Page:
Looking for a Job? Be Careful on Social Media
We all know that that once it’s out there, it’s out there forever. Of course, we’re talking about the internet and social media. Just as businesses have been looking into their prospective employees’ backgrounds by searching the internet for a long time now, medicine is starting to do the same. No longer are employers just looking at credentials, licensing, and CVs. Employees’ Facebook pages, Twitter accounts and blogs are being reviewed. While searching such information is not likely to be indicative of medical skills, it can be indicative of social skills and emotional intelligence. And, quite simply, it can let employers know if the applicant might be a potential embarrassment or “loose cannon.” One recruiter, sited in an AMedNews article on the topic, views a potential employee’s social media like a credit report.
Every health care provider should do search on themselves and see what comes up –so they can either be prepared to do damage control or work to remove the problematic posts.
Here are some things to consider:
“Degrees of Offensiveness.” The article talks about degrees of offensiveness. Just because there is a picture of you at a party doesn’t mean that you will be passed over for the position. Many employers understand that employees are real people with social lives. Employers are looking for offensive photos and information –images that can potentially embarrass the company or information that can clue the company in to behavior that might play out in the workplace –like racism.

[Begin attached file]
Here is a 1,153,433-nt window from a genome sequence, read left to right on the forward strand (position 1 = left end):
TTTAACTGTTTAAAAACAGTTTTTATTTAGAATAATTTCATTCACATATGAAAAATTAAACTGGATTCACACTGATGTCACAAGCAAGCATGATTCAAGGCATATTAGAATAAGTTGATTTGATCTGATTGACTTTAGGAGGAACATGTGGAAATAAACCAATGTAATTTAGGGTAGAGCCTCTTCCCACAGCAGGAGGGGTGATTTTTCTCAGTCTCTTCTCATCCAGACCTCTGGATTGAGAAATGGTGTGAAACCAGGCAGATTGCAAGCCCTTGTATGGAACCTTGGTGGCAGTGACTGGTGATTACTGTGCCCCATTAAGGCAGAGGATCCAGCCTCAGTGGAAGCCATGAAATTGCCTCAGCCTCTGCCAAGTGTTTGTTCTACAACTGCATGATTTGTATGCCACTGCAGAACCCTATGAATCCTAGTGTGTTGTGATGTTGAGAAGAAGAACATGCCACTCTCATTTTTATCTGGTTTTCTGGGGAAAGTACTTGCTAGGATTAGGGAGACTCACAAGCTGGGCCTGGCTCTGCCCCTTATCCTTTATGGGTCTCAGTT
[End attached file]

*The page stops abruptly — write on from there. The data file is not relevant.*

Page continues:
The more important the position, the deeper the social media search. Understandably, the higher the position, the more a potential employee should be prepared to be scrutinized.
Be aware of your rights. In eight states, it is illegal for an employer to require an applicant to provide a personal user name and password to a social media account. Find out what is legal/illegal in your state.
What if you’re not on social media? Could that actually HURT you? This might be one of those situations where you simply can’t win –it could be a knock against you if you are on social media, but it could also be a knock against you if you aren’t. Some employers might view potential candidates who aren’t on social media as lacking tech savvy.
If you are an employer, thinking about doing a background search on a potential employee, the article recommends to do it very carefully: have the Human Resources Department conduct the search or hire a professional third-party screener that is familiar with the state’s laws to do it.